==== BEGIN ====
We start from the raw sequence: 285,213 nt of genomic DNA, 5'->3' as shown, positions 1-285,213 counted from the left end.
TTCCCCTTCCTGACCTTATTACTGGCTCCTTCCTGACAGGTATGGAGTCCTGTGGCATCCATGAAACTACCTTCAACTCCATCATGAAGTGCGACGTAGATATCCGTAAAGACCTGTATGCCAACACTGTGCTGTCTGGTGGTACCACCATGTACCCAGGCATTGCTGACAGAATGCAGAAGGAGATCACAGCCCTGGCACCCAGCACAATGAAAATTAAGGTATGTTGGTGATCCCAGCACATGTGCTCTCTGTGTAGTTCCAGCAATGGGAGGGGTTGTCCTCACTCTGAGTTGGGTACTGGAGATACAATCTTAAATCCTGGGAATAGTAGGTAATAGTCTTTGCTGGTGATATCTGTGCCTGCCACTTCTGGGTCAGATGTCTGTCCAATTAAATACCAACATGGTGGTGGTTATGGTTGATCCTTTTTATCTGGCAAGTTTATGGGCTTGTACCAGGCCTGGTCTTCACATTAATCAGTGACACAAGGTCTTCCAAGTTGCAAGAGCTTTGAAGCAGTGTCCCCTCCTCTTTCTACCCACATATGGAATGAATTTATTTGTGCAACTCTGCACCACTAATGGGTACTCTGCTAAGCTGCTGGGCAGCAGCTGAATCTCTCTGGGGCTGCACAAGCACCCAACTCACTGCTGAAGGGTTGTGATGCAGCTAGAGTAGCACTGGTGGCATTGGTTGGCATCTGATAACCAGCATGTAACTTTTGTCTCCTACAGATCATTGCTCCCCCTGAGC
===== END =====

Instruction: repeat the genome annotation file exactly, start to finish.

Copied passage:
We start from the raw sequence: 285,213 nt of genomic DNA, 5'->3' as shown, positions 1-285,213 counted from the left end.
TTCCCCTTCCTGACCTTATTACTGGCTCCTTCCTGACAGGTATGGAGTCCTGTGGCATCCATGAAACTACCTTCAACTCCATCATGAAGTGCGACGTAGATATCCGTAAAGACCTGTATGCCAACACTGTGCTGTCTGGTGGTACCACCATGTACCCAGGCATTGCTGACAGAATGCAGAAGGAGATCACAGCCCTGGCACCCAGCACAATGAAAATTAAGGTATGTTGGTGATCCCAGCACATGTGCTCTCTGTGTAGTTCCAGCAATGGGAGGGGTTGTCCTCACTCTGAGTTGGGTACTGGAGATACAATCTTAAATCCTGGGAATAGTAGGTAATAGTCTTTGCTGGTGATATCTGTGCCTGCCACTTCTGGGTCAGATGTCTGTCCAATTAAATACCAACATGGTGGTGGTTATGGTTGATCCTTTTTATCTGGCAAGTTTATGGGCTTGTACCAGGCCTGGTCTTCACATTAATCAGTGACACAAGGTCTTCCAAGTTGCAAGAGCTTTGAAGCAGTGTCCCCTCCTCTTTCTACCCACATATGGAATGAATTTATTTGTGCAACTCTGCACCACTAATGGGTACTCTGCTAAGCTGCTGGGCAGCAGCTGAATCTCTCTGGGGCTGCACAAGCACCCAACTCACTGCTGAAGGGTTGTGATGCAGCTAGAGTAGCACTGGTGGCATTGGTTGGCATCTGATAACCAGCATGTAACTTTTGTCTCCTACAGATCATTGCTCCCCCTGAGC